Solar earnings season is here, and, by the market's reaction, it's started with a bang. SunPower
Results may not look impressive if you haven't been following solar companies' struggles in recent quarters, but they soundly beat very low expectations from investors and analysts. Revenue was $563.4 million, not inclusive of $186.4 million in unrecognized revenue from utility and power plant, or UPP, projects. Net loss was $83.1 million, or $0.84 per share. However, on an adjusted basis, the company posted a $0.16 per share profit, exceeding even its own projections. These adjustments include a $0.40 impact of unrecognized UPP projects, a restructuring plan, a $0.22 per share gain on investments, and other items.
I'm not a fan of all of the adjustments SunPower makes to earnings and look at this as a quarterly loss for continuing operations. That's not terribly surprising considering that SunPower is playing catch-up on costs versus suppliers like First Solar
Reading the crystal ball
Management mentioned that the U.S. market was SunPower's strongest in the fourth quarter, showing that growing U.S. demand will play a major role in the coming years for solar manufacturers. SunPower has a strong market share in the U.S. -- 25% in California alone, according to management -- and with new programs, looks to continue growth.
One of those is a leasing program that SunPower introduced in 2011. The company spent significant resources on the project, contributing some negative gross margin pressure to the residential and commercial, or R&C, segment, which was just 7.5% in the quarter.
UPP was much stronger, contributing a 17.2% gross margin. The strong margins will likely continue because California Valley Solar Ranch and other projects are already on the books for 2012, locking in prices.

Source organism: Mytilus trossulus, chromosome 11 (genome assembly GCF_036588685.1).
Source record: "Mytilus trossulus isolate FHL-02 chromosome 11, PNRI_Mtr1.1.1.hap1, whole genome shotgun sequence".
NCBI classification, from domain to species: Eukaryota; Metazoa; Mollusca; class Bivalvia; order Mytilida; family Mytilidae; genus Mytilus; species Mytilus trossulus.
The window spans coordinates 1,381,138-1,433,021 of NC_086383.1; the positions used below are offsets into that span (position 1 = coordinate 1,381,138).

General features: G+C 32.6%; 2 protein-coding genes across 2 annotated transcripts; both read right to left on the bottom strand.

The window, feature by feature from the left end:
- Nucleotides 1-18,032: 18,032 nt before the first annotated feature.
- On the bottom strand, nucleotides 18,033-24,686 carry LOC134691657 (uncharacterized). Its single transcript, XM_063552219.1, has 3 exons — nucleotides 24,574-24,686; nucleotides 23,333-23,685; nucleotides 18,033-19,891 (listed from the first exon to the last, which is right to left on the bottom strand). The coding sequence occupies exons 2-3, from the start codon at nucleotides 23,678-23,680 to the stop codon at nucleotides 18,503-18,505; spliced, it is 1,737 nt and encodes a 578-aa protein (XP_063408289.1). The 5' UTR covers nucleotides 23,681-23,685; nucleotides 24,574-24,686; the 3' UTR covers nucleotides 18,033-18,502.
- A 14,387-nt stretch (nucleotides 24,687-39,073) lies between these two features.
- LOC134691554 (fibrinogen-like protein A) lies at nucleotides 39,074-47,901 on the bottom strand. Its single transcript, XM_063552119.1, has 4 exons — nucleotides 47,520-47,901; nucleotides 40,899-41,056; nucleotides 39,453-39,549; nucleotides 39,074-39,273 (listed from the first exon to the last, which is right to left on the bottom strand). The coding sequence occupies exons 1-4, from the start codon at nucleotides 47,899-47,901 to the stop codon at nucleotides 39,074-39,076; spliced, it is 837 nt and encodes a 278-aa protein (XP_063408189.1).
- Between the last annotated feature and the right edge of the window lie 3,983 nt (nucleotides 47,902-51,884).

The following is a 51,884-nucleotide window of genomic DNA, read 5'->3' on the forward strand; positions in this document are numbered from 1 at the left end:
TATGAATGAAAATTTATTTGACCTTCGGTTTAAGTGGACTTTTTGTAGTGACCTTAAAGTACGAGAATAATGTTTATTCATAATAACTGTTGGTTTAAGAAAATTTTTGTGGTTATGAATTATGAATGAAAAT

SunPower also repaid $199 million in convertible debt just this week, lowering leverage in its business.
Another thing to watch for manufacturers this quarter -- inventory -- was down from $425 million in the third quarter to $397 million at the end of the year. If sales were as strong in Germany and the U.S. as the market is hoping, inventory should be down for most manufacturers.
Despite all of this positive reaction today, SunPower is still projecting a $0.05 to $0.20 loss per share in the first quarter on revenue between $500 million and $575 million. For the full year, the company expects $2.6 billion to $3 billion in revenue on total production of 9,000 MW to 1.2 GW.
What this means for the industry
During conference call comments, management seemed to indicate that Germany and Italy weren't as strong as I would have thought, although my expectations were high. Manufacturers up and down the supply chain -- like LDK Solar
SunPower's results show positive signs for the company, and continued progress on cost-cutting, efficiency programs, and new products like the C7 tracker make me confident in my bullish stance on SunPower. Now that the expectations are up for the industry -- along with stock prices -- we'll see who can live up to them.
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